Post Traumatic Stress Disorder (PTSD) happens to be one of the leading wounds received by military personnel during the Vietnam War. It is a disorder born out of terrible stresses that are found in any war, in any country, in any one; and, unlike wounds

that can be measured by physical scientific fact, Post Traumatic Stress Disorder may perhaps reach into areas that will not be understood for decades or even centuries more.

PTSD may be found in practically any medical book or in any psychological based teachings or work. Post Traumatic Stress Disorder was first named Post Traumatic Stress Syndrome; A disorder being found well-known in veterans coming home from Vietnam, but, didn’t appear symptomatic in these veterans for years or decades after they served their country in Vietnam. When the ” syndrome ” started to appear in our society and culture to the point where it could not be ignored, our government launched a powerful study of veterans and the effects PTSD had on them.

Post-traumatic stress disorder (PTSD) is an extremely devastating condition that can occur after exposure to a terrifying event or ordeal in which grave physical harm was threatened or occurred. Traumatic events that can trigger PTSD include violent personal assaults such as rape or mugging, natural or manmade disasters, car accidents, or military combat. ?Docters believe that several kinds of illnesses may be caused by prolonged or repeated periods of stress, even types of traumatizing events.? (World Book , 929).

? How stress effescts the body. Stress sets off an alarm reaction in the body. During the reaction, certain chemical substances called hormones are released into the bloodstream in increased amounts. First, a small area at the base of the brain called the hypothalamus receives signals from other parts of the brain. The signals stimulate the release of Adrenocorticotropin-releasing hormone.? (World Book, 928). Most people with PTSD try to avoid any reminders or thoughts of the ordeal. Despite this avoidant behavior, many people with PTSD repeatedly re-experience the ordeal in the form of flashback episodes, memories, nightmares, or frightening thoughts, especially when they are exposed to events or objects reminiscent of the trauma. Symptoms of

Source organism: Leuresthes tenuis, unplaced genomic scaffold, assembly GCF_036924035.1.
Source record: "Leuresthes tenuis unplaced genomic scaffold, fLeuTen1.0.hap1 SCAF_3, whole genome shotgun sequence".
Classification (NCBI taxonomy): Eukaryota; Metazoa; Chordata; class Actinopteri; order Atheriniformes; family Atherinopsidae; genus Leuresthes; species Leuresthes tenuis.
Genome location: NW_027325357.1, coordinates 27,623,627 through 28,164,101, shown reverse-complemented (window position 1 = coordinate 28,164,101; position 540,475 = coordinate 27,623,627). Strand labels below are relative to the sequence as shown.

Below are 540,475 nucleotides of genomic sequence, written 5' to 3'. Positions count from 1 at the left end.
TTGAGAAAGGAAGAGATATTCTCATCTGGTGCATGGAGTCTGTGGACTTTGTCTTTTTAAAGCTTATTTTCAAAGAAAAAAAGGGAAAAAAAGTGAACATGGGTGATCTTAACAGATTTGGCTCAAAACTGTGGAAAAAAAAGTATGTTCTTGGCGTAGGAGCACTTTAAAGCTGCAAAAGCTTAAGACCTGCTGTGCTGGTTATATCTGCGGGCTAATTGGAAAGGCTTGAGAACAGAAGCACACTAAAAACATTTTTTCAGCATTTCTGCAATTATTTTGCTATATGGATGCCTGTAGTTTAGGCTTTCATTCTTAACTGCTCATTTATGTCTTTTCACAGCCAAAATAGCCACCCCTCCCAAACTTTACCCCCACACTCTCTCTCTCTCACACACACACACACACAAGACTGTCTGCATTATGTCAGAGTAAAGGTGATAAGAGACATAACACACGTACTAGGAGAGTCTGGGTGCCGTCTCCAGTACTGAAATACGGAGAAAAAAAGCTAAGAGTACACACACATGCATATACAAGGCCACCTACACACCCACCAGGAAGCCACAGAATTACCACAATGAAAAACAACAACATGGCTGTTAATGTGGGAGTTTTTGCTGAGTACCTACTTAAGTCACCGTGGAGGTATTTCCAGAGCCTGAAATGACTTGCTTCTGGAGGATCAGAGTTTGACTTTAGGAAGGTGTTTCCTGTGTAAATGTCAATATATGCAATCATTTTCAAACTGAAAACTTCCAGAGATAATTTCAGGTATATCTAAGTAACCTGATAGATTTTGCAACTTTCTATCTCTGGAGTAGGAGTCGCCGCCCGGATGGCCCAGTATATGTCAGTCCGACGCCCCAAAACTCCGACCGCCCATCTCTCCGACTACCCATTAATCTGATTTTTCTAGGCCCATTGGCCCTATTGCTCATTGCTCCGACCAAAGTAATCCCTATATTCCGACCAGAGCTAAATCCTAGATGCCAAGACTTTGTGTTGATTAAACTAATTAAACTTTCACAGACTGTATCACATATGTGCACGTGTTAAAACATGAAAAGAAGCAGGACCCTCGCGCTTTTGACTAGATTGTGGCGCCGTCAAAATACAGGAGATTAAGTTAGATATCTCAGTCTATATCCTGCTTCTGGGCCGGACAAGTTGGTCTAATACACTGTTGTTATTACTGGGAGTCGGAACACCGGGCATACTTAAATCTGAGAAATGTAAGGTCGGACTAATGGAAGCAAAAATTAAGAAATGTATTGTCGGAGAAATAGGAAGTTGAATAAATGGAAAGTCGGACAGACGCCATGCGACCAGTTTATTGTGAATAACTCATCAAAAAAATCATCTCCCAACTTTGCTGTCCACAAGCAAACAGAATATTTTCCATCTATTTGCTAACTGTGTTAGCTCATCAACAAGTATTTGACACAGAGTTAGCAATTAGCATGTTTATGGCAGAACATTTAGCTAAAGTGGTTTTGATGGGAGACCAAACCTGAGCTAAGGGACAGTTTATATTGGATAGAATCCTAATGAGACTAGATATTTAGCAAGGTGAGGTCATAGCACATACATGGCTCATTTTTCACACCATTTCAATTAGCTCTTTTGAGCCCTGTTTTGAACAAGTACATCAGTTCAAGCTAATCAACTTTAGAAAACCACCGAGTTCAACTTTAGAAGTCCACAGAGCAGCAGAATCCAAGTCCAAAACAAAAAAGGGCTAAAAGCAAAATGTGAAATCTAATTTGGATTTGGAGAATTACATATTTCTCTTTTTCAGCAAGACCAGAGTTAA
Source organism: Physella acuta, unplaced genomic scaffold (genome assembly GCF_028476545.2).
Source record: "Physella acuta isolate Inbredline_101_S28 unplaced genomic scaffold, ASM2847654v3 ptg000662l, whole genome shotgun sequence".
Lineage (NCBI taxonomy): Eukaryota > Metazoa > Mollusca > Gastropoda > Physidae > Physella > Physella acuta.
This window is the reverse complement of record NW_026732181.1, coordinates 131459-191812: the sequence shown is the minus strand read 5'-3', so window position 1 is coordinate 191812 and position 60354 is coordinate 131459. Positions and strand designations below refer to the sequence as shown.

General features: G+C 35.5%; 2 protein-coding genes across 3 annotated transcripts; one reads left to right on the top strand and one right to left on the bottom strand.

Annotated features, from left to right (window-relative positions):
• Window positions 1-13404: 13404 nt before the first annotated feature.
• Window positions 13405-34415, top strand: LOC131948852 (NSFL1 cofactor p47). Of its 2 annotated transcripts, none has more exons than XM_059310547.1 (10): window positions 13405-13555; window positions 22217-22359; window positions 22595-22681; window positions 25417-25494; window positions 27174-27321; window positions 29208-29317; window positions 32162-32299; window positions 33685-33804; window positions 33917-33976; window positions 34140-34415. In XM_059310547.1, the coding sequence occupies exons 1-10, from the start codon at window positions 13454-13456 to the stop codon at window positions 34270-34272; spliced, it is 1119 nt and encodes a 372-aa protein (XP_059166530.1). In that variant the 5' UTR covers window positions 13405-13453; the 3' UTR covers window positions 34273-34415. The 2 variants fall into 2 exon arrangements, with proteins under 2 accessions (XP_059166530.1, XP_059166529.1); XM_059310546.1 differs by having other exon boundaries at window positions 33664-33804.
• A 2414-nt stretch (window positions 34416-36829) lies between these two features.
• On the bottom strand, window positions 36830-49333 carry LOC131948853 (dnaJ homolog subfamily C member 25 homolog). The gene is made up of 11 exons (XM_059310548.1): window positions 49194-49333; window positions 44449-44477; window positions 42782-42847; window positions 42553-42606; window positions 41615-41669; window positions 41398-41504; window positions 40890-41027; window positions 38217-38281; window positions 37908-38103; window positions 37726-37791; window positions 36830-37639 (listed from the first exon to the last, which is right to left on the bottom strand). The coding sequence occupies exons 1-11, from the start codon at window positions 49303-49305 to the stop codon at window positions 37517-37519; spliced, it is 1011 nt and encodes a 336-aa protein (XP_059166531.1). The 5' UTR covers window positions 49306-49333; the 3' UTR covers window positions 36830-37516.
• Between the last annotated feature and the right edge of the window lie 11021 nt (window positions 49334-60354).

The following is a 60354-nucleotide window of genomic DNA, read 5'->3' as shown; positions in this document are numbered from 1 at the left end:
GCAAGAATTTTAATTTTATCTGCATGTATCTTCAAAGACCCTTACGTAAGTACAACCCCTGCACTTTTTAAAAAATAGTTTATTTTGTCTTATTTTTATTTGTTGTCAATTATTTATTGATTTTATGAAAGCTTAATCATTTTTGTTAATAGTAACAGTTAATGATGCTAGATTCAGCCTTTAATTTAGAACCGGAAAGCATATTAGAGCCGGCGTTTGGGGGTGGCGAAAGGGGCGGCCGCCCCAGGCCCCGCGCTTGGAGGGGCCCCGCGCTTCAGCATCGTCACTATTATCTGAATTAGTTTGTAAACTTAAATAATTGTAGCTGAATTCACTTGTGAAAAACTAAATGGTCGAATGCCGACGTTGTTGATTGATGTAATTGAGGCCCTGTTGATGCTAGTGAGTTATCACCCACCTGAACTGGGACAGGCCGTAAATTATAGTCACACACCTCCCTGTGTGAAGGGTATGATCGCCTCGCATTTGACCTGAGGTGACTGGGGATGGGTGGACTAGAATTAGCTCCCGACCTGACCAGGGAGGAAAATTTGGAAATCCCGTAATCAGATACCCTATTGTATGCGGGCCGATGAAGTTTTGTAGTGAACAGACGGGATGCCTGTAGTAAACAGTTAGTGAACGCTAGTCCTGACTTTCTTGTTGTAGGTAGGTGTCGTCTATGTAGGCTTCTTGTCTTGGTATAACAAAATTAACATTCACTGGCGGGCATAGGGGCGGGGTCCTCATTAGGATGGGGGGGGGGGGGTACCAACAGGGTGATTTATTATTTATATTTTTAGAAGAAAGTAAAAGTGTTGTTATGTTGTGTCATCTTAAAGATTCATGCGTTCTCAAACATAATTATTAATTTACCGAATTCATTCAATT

PTSD also include emotional numbness and sleep disturbances (including insomnia), depression, and irritability or outbursts of anger. Feelings of intense guilt are also common. PTSD is diagnosed only if these symptoms last more than one month. ?Multiphasic Personality Inventory Test, stated that conversation patterns were consistently found in all headache patients as well as traumatically stressed patients.? (Kudrow, 43).

Fortunately, through research supported by the National Institute of Mental Health (NIMH), effective treatments have been developed to help people with PTSD.

About 4% of the population will experience symptoms of PTSD in a given year. PTSD can develop at any age, including childhood. Symptoms of PTSD typically begin within 3 months following a traumatic event, although occasionally symptoms do not begin until years later. Once PTSD develops, the length of the illness varies. Some people recover within 6 months while others may suffer much longer.

Treatment for PTSD includes cognitive-behavioral therapy, group psychotherapy, and medications (including antidepressants). Various forms of exposure therapy (such as systemic desensitization and image flooding) have all been used with PTSD patients.

Exposure treatment for PTSD involves repeated reliving of the trauma, under controlled conditions, with the aim of making possible the processing of the trauma.

?People with PTSD can also have other psychological difficulties, particularly depression, substance abuse, or another anxiety disorder. The likelihood of treatment success is increased when these other conditions are appropriately diagnosed and treated, as well.? (Kudrow, 85).